SPACE/KYOTO NAKAGYO HOUSE INTERIOR

KYOTO NAKAGYO HOUSE

京都市 中京の家

 

Redefined Machiya / A Kyo-machiya (Kyoto machiya) that weaves together tradition and contemporary practice

 

How can one incorporate contemporary demands into a traditional architecture like the Kyo-machiya while keeping its classic elements? “Redefined Machiya” is a house that stems out of one designer’s quiet sessions of thinking within this context.

 

The house stands on a long and narrow plot of land that stretches from east to west in ​​Nakagyo Ward, Kyoto City. The surrounding neighborhood is designated as “Old Urban Landscape Aesthetic Area” with a number of architectural restrictions, among them – buildings must be ten meters or less in height and incorporate sloped roofs and eaves. The owner/designer of the house has always admired a functional, practical aesthetic that eschews all unnecessary elements as well as loving the sophisticated design found hidden in the “plainness” of a traditional machiya. Therefore, when faced with Kyoto’s strict architectural regulations, she decided to treat it as an opportunity to redefine the machiya rather than as an obstacle to design freely and took on the challenge to search for a sustainable design, not only for durability and structural reasons, but also to build energy saving performance within a modern aesthetics.

 

The design of the overall structure is constrained by the city’s building regulations, incorporating a sloped roof and eaves (which is a style often seen in Kyo-machiya) while changing to a poured-in-place concrete structure for durability. The roof and eaves are finished with Japanese roof tiles traditionally used for Kyo-machiya, and the external walls are covered with a thermal insulation layer painted in a dark gray to blend in with the surrounding environment.

 

The interior structure is similar to that of a traditional Kyo-machiya – the 1st and 2nd floors of the east wing face the street and act as working spaces while the 1st and 2nd floors of the west wing are residential. The center moss garden (1st floor) and terrace (2nd floor) between the eastern and western structures provides open space between the work and private zones. In addition, the atrium of the kitchen, the passage leading from the entrance to the back of the house, and the center moss garden and rear water garden are designed specifically to bring in more light and air in homage to traditional Kyo-machiya design. Both gardens are serviced with water from a pre-existing well on the property.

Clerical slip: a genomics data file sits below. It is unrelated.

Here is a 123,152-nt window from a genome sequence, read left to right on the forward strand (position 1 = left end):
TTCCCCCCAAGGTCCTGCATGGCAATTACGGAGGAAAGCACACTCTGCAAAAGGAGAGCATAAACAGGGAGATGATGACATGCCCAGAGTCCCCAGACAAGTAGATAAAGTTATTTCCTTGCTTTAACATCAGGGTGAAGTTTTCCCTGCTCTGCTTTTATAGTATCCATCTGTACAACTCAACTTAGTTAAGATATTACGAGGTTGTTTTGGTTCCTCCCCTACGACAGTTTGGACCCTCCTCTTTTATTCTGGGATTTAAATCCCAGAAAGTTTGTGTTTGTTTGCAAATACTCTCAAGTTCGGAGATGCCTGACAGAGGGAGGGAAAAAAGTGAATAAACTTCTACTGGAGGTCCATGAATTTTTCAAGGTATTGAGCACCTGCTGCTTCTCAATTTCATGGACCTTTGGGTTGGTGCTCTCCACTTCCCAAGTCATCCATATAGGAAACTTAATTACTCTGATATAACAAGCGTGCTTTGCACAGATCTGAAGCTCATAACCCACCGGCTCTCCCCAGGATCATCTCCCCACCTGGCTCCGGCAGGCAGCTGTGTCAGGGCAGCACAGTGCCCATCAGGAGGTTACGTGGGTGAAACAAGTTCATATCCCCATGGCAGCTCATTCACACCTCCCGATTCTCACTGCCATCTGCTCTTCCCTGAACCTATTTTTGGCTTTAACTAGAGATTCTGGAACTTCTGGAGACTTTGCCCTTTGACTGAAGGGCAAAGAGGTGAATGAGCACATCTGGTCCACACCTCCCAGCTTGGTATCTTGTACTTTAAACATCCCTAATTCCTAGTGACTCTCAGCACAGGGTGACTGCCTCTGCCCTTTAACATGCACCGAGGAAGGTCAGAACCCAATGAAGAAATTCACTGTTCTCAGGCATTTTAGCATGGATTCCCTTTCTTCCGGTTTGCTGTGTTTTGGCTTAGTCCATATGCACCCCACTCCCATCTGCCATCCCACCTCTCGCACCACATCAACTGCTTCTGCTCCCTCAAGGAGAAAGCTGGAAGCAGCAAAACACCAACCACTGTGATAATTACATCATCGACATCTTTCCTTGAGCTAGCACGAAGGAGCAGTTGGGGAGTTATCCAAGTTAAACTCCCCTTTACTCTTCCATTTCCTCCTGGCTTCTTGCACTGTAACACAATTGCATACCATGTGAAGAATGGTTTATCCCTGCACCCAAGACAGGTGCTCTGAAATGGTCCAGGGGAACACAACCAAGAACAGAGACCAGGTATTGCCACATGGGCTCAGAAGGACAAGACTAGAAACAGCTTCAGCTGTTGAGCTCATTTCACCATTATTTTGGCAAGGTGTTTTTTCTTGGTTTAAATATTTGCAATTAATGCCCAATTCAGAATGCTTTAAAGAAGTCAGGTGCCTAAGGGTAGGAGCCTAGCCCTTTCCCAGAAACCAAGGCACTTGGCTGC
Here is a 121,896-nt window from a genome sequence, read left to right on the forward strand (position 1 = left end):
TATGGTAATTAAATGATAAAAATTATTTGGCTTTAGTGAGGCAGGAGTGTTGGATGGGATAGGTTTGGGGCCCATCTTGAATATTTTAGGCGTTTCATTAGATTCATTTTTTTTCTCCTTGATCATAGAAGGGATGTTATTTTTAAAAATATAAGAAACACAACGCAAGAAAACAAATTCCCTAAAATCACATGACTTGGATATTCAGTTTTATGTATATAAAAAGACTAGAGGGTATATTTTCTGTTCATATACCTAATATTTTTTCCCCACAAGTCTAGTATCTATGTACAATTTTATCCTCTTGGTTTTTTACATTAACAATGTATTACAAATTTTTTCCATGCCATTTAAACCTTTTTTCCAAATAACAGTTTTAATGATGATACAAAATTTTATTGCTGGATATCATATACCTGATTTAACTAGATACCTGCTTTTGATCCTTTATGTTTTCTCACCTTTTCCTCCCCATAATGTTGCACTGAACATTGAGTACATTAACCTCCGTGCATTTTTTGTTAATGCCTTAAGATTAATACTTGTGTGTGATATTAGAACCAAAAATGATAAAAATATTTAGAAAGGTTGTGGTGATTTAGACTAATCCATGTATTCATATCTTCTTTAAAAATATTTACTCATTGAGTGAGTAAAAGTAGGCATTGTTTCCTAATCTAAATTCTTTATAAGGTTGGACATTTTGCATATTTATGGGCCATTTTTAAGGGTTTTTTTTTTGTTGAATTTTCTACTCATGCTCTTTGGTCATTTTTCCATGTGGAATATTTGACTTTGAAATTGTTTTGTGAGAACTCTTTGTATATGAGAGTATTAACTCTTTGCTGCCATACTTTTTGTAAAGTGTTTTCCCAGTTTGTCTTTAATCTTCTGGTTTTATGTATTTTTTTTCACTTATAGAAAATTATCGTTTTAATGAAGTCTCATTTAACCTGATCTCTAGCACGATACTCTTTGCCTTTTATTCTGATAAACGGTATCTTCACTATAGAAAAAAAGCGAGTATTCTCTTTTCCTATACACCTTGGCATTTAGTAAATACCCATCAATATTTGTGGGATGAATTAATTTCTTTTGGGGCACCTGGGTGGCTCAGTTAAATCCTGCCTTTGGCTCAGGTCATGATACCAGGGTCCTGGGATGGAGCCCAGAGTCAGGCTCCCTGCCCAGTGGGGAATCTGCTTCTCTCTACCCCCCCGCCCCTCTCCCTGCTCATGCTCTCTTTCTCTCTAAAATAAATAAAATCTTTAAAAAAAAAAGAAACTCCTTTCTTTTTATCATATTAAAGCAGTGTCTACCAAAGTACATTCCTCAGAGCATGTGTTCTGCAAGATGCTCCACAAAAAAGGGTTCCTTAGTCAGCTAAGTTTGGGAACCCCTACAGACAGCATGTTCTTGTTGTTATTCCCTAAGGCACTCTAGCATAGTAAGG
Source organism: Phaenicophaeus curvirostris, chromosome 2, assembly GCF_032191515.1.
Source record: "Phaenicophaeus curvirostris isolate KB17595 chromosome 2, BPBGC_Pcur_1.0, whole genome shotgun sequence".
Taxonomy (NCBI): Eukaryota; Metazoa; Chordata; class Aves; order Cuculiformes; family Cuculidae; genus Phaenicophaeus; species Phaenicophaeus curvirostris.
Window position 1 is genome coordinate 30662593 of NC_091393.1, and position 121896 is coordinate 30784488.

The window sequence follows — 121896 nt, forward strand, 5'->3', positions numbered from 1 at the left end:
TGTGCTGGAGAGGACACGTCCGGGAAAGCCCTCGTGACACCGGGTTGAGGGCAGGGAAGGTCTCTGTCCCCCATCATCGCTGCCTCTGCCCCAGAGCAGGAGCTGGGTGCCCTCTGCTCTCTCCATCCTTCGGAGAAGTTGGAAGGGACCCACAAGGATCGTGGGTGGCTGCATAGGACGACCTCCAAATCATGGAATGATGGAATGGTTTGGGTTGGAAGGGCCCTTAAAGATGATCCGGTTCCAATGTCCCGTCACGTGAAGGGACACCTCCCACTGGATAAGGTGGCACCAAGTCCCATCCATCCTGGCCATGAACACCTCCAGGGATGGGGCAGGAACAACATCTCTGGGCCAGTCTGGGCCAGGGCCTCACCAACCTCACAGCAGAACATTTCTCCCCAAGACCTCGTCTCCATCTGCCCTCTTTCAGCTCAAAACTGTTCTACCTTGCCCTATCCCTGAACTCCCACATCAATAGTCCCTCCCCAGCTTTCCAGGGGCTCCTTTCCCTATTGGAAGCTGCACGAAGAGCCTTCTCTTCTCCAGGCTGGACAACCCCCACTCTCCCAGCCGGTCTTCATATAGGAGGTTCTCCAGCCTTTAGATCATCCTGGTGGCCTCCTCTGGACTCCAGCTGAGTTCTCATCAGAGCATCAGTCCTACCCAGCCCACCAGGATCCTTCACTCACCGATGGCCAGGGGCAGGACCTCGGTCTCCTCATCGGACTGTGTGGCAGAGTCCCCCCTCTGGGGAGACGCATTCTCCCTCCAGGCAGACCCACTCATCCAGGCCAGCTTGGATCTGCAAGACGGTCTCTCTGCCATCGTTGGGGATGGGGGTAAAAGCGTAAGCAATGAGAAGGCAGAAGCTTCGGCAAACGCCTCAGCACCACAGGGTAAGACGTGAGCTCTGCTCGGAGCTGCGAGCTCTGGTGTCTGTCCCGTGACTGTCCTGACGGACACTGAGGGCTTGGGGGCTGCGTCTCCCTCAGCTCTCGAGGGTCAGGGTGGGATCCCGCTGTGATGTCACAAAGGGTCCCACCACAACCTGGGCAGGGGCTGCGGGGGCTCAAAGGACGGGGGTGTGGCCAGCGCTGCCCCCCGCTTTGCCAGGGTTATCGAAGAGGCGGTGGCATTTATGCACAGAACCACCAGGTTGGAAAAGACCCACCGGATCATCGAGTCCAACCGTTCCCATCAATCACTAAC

Elements of energy saving construction were also applied in order to address contemporary issues such as environmental sustainability. The house is built using a high performance thermal insulation envelope over a poured-in-place concrete structure. It is also airtight and uses double glazed windows. The effective use of the thermal insulating properties of concrete as well as the internal heat exchange ventilation system together can reduce the building’s energy consumption by an estimated 70%.

 

The attempt to incorporate contradictory elements – tradition and modernity, Japanese and Western styles, delicacy and roughness, richness and simpleness (Japanese “wabi sabi”) – continues in the interior design.